Focus On Emmy - Part 2
August 17, 2012

Focus On Emmy - Part 2

A look at the nominees for Outstanding Special Visual Effects.
Recently, nominees for the 2012 Emmy Awards were revealed. Soon judging will take place, culminating September 15 with the Creative Arts Awards and ball and the September 23 telecast and Governors Ball.  

Here we look at the projects vying for the Emmy in the Outstanding Visual Effects category. 

“Falling Skies” Season 1, Episode 1
June 19, 2011
“Live and Learn”
DreamWorks Television, TNT Originals
Director: Carl Franklin Visual Effects: Zoic Studios

Andrew Orloff, Visual Effects Supervisor; Curt Miller, Visual Effects Supervisor; Sean Tompkins, Lead Visual Effects Producer; Barbara Genicoff, Lead Visual Effects Producer; Jake Bergman, Lead Mech Animator; Scott Fritts, Lead Skitter Animator; Renaud Talon, Lead Visual Effects Compositor; Mike Kirylo, CGI Lead; James Hattin, Lead Compositor

The crew at Zoic Studios in Vancouver, Canada, and Culver City, California, digitally augmented prosthetics and created a digital double of a prosthetic creature, modeled and animated a fully CG creature, and built alien architecture and ships for this episode of the series produced by Steven Spielberg. The creepy-crawly, six-legged “skidder” is a combination of an actor in prosthetic makeup for close-up shots, an animatronic, and a CG duplicate in action shots. “We see the CG version in close-ups,” says Orloff. “It had to be absolutely photoreal.” The always-CG mech creature, which the skidders control, is a tank on legs with lights that shine on the live-action footage. Both characters act and interact with the live-action cast. Artists at Zoic worked with award-winning designers to craft the alien world. “This show was a tight collaboration with a lot of talented people,” Orloff says.

“Game Of Thrones” Season 2, Episode 10
June 3, 2012
“Valar Morghulis”
HBO, Television 360, Grok! Studio, Bighead Littlehead
Director: Alan Taylor
Visual Effects: Pixomondo

Rainer Gombos, Lead Visual Effects Supervisor; Juri Stanossek, Visual Effects Supervisor;  Sven Martin, Animation Lead; Steve Kullback, Lead Visual Effects Producer; Jan Fiedler, Visual Effects Producer; Chris Stenner, Lead Animator; Tobias Mannewitz, Visual Effects Concept Artist; Thilo Ewers, Environment Lead; Adam Chazen, Visual Effects Coordinator

"Valar Morghulis," the "Game of Thrones" episode that earned Pixomondo artists an Emmy nomination, is the Season Two finale. The VFX-heavy episode features dragons, the House of the Undying and the reveal of the white walkers, in addition to invisible VFX such as set extensions, all created by Pixomondo. The three dragons, which are fully CG and have slowly grown over the season, breathe fire to vanquish the enemy of their “mother,” Daenerys, and free her from chains. In the House of the Undying, Daenerys walks through a massive castle now in ruins that features a gaping roof with snow falling through. Most of that castle and the falling snow were digital.  Pixomondo also enhanced the appearance of the actors playing the white walkers and added effects to make them seem more otherworldly, while digitally extending the frosty environment beyond “The Wall.”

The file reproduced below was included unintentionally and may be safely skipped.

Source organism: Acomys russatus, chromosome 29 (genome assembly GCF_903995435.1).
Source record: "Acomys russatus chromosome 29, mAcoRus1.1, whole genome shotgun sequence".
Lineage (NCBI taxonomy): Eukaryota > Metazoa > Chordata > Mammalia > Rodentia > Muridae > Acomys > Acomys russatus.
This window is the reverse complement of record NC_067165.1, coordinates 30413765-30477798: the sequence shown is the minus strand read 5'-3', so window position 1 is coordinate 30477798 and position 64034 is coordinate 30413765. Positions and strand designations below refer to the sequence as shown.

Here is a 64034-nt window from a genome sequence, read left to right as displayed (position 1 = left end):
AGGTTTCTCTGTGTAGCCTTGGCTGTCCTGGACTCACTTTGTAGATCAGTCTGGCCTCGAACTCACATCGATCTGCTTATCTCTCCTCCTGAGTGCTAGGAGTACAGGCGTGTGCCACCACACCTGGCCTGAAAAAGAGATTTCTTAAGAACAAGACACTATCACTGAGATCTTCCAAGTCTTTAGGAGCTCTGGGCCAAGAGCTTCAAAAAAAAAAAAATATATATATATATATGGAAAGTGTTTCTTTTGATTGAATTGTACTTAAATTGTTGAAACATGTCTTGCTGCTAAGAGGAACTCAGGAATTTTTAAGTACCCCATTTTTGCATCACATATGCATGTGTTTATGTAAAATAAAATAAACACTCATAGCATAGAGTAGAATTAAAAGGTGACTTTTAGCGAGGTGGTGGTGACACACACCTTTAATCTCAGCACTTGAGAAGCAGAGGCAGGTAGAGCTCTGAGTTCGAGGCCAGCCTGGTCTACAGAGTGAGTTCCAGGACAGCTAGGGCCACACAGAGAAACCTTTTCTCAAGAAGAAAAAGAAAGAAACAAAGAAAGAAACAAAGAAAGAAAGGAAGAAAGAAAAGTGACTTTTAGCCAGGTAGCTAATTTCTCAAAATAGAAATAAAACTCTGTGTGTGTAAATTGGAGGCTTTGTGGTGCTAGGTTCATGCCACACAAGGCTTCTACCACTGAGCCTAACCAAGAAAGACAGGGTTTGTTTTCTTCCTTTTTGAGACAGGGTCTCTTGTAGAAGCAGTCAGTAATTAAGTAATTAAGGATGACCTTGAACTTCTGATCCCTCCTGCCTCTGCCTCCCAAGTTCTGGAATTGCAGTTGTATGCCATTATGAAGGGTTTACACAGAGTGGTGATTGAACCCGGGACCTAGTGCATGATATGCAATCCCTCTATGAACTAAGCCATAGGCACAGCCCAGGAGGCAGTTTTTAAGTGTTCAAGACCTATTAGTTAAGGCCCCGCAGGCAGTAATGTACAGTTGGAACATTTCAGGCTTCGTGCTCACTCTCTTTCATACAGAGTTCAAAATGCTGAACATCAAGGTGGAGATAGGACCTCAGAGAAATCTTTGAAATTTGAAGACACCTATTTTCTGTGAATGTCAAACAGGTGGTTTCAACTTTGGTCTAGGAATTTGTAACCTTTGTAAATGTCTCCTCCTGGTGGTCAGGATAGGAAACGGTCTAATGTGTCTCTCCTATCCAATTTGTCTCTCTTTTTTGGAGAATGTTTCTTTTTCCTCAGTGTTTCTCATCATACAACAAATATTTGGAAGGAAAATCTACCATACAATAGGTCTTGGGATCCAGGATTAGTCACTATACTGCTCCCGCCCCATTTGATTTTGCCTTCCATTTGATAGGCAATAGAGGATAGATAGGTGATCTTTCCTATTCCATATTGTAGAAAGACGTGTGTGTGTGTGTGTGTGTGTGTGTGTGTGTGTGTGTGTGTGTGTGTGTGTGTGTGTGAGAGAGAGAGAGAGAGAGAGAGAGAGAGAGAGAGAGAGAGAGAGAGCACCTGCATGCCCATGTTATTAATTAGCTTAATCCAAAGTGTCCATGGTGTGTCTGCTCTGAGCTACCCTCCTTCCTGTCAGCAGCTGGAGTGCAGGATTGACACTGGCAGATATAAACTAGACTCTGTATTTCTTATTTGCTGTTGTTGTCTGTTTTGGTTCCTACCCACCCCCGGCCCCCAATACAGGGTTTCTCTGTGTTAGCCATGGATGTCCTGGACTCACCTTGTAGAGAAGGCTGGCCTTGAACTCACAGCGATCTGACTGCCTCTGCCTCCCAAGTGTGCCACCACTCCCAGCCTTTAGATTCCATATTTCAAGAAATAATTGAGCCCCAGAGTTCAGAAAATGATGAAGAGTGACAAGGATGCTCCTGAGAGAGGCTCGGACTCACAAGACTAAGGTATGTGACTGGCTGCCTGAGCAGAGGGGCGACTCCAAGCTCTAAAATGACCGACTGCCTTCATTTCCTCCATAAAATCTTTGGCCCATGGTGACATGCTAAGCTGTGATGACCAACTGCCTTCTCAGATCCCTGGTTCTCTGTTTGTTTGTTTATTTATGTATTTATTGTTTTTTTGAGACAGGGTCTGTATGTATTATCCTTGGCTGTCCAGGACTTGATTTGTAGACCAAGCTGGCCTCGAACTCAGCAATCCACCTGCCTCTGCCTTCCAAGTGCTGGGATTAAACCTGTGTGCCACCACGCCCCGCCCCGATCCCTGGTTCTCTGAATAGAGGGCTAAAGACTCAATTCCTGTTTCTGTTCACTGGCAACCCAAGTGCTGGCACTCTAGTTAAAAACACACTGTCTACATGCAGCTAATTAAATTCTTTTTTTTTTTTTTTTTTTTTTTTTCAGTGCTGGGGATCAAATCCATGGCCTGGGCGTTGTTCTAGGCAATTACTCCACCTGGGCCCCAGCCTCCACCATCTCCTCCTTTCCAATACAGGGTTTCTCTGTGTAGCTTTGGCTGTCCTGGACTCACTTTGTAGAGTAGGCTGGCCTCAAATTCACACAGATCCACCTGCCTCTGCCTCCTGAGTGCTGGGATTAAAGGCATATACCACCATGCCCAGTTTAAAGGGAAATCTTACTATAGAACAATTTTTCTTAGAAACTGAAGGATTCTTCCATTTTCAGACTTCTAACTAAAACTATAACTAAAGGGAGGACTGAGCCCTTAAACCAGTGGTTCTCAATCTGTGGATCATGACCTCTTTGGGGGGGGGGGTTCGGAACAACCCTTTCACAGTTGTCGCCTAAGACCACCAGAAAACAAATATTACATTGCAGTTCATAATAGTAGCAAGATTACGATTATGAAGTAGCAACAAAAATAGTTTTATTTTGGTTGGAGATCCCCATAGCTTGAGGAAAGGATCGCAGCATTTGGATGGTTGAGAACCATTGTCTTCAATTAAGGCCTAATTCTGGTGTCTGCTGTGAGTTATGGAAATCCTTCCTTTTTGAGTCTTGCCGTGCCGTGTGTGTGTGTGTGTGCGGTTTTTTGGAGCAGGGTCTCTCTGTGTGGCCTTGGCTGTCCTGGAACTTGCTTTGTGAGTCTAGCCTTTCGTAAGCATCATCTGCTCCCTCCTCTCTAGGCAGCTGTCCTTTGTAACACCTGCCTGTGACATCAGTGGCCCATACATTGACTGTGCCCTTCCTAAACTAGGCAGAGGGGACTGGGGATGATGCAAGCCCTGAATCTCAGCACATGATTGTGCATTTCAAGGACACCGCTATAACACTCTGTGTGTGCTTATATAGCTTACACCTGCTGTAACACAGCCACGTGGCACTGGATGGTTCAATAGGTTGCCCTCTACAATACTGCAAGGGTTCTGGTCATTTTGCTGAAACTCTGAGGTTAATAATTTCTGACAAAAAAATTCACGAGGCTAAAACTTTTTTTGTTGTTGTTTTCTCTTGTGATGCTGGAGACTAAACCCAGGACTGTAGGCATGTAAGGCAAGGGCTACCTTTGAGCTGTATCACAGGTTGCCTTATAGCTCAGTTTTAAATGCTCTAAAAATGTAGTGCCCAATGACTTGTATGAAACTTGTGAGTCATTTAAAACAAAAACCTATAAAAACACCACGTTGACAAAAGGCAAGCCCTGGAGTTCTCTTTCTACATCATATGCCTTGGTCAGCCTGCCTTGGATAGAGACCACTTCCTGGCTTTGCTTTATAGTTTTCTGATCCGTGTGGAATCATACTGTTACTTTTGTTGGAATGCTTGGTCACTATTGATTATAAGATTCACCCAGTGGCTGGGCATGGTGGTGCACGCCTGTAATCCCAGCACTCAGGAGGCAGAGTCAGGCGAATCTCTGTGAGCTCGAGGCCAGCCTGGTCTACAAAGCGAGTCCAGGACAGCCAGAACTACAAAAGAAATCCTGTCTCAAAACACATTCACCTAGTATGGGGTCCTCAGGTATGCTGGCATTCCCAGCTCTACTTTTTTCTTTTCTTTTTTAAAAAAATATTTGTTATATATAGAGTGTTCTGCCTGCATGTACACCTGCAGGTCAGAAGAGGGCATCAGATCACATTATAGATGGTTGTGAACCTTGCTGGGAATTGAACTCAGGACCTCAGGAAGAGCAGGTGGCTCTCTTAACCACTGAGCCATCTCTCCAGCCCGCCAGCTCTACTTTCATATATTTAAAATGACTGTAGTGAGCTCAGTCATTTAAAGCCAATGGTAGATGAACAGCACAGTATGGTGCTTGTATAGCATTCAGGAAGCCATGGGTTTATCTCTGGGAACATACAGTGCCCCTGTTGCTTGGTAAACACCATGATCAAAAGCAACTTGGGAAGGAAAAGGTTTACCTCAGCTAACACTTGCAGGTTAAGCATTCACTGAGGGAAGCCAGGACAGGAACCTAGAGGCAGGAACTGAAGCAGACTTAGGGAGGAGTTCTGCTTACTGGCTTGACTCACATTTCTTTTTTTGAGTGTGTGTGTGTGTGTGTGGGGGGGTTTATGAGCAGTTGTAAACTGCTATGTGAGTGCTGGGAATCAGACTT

“Inside The Human Body” Season 1, Episode 1
May 5, 2011
Director: Nat Sharman
Visual Effects: Jellyfish Pictures
Phil Dobree, Visual Effects Creative Director; Sophie Orde, Visual Effects Producer; Dan Upton, CG Lead; Matt Chandler, CG Lead; Chris Roswwarne, Concept Artist; Grant White, Animation; Jonas Ussing, Animation; Paul Herbert, Lighting; Nick Ward, Compositing

“Creation” follows the story of conception inside the female body. The camera travels with the sperm on its epic journey through all the hurdles and challenges presented to it by the female defense systems until it is stops, rests, and waits until the egg is ready to receive it. Another camera watches the egg as it forms in the ovaries and journeys down the fallopian tubes to meet that one successful sperm. Jellyfish Pictures artists, inspired by concept art, photography by Lennart Nilsson, and scientific research, used computer graphics tools to create the rich textural detail and complex simulations that showed the organic life inside the body. The team wanted to have a strong photographic feel while presenting magical and “unreal” worlds of complex, immersive, cathedral type spaces. “The combination of highly detailed models and a sense of space worked very well,” Dobree writes. “The detailed models helped to add to the veracity and believability of the shots while the sense of space created beautiful imagery.”